Dietary Supplements Send 23,000 to ER Yearly

Holding pills in hand

Popular over-the-counter supplements, including multivitamins, energy boosters and diet pills, send 23,000 Americans to the emergency room yearly with chest pain, heart palpitations, choking and other problems, according to the first large study to look at the products’ adverse effects.

The federally funded research was published in the New England Journal of Medicine. It’s based on data from 63 emergency rooms across the country, from 2004 to 2013.

Unlike prescription medicines, the $32 billion supplement industry is largely unregulated; the study’s researchers point out that “neither safety testing nor FDA [Food and Drug Administration] approval is required” before supplements are sold. There also are no requirements that product labeling list possible adverse side effects.

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Some of the study’s significant findings:

  • Among older adults, swallowing and choking problems caused nearly 40 percent of emergency visits, with most of these due to large multivitamins. While the FDA limits the size and shape of prescription pills, there are no size or shape requirements for supplements.
  • Calcium products caused 54 percent of all ER visits involving swallowing problems, whereas iron or potassium products were most frequently associated with abdominal problems, including nausea, vomiting and stomach pain.
  • Women were the patients at more than half of ER visits due to problems with supplements. Weight-loss products were the most common reason, causing 30 percent of visits.
  • Weight-loss or energy products caused nearly 72 percent of visits to the emergency department involving cardiac symptoms, including abnormal heart rate and chest pain. More than half of these visits involved adults ages 20 to 34.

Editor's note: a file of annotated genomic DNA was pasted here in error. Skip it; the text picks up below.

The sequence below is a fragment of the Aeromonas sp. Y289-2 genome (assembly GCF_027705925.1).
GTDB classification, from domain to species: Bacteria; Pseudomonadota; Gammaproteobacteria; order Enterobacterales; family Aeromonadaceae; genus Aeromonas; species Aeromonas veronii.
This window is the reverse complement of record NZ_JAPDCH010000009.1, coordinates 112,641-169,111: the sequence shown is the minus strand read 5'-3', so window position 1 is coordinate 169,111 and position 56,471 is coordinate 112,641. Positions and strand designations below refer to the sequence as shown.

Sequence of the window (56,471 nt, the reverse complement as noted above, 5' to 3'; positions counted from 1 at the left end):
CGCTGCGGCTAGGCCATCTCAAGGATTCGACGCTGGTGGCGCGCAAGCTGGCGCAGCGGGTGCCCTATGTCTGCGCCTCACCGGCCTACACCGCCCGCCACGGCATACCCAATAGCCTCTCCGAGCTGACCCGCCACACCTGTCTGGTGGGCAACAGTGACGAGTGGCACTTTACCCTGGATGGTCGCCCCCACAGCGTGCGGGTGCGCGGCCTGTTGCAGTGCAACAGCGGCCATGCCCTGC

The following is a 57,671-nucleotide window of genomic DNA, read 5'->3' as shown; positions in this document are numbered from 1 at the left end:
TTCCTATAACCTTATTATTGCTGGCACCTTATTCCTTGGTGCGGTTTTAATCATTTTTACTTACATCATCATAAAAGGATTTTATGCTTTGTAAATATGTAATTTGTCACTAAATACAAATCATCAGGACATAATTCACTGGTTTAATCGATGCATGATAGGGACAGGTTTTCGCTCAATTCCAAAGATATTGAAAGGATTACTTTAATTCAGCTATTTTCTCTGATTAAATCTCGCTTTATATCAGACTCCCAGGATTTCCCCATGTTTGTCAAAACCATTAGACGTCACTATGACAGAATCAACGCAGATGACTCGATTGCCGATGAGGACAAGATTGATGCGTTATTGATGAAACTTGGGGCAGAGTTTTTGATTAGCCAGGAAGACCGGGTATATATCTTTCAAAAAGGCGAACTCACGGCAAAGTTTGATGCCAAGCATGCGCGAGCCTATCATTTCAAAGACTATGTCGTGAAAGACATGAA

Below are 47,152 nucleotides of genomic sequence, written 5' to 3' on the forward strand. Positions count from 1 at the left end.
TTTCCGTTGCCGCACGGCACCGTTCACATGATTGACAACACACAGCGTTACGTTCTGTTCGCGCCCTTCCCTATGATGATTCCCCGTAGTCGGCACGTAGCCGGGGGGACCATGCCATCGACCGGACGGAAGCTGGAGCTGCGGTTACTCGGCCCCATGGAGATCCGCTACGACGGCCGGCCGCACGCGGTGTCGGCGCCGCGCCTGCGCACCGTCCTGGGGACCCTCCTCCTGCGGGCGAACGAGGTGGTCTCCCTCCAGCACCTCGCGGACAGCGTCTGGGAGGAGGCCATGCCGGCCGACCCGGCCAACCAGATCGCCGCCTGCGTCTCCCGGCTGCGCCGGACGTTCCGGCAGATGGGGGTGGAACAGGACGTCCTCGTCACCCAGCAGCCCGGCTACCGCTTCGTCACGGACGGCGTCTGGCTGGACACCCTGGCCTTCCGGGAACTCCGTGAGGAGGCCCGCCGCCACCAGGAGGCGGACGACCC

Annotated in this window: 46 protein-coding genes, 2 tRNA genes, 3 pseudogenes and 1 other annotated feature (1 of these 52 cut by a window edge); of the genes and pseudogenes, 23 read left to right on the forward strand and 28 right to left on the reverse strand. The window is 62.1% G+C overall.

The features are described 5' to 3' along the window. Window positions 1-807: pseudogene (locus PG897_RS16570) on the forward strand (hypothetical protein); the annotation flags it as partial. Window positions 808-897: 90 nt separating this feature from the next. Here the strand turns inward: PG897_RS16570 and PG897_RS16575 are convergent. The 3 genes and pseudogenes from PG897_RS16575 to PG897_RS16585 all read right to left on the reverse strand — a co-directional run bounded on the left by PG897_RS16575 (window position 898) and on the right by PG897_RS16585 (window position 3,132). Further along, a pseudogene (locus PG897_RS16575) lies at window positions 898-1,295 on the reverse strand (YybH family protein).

• Unsupervised children ages 4 and younger who took supplements accounted for 21 percent of emergency department visits. Nearly two-thirds of these visits involved multivitamins. Child-resistant packaging is not required for dietary supplements, other than those containing iron. Ironically, iron supplements were the second most common type of supplements that children swallowed when no adult was watching.
  • Of the 23,000 visits to the ER due to supplements, more than 2,000 patients were hospitalized. Those age 65 or older were twice as likely to be hospitalized as younger adults.

 

Approximately half of all adults in the U.S. have used at least one dietary supplement in the past month, according to the study, and the number of supplement products has soared from 4,000 in 1994 to more than 55,000 in 2012.

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Also, although the FDA has ramped up its efforts to recall products containing banned pharmaceutical substances, these products often remain on the market despite the recall. A recent study found that nearly 67 percent of these supplements still contained the banned ingredients and were still being sold at least six months after FDA recalls.

Even so, the number of emergency room visits due to supplements is less than 5 percent of the numbers reported for prescription medication, which the Council for Responsible Nutrition, a trade group for the dietary supplement industry, said is evidence that the products are safe.

A spokesman for the group told the New York Times that choking and other hazards highlighted by the study could be addressed by the FDA. “If they think that capsule sizes in the elderly are an issue, they could put out an advisory and the industry would respond,” he said. “The current law as it’s written has everything in it to make this change.”

Andrew Geller, M.D., of the federal Centers for Disease Control and Prevention and the lead author of the study, had these suggestions for older adults: “Avoid taking several pills at once, avoid extra-large pills or capsules, and swallow supplements with plenty of water or other fluid,” he said in an email.

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He recommended that people ask their physician or pharmacist if a supplement can be cut in half for easier swallowing, and that “all medicines and dietary supplements be stored up, away and out of sight of young children.”

Photo: jml5571/iStock

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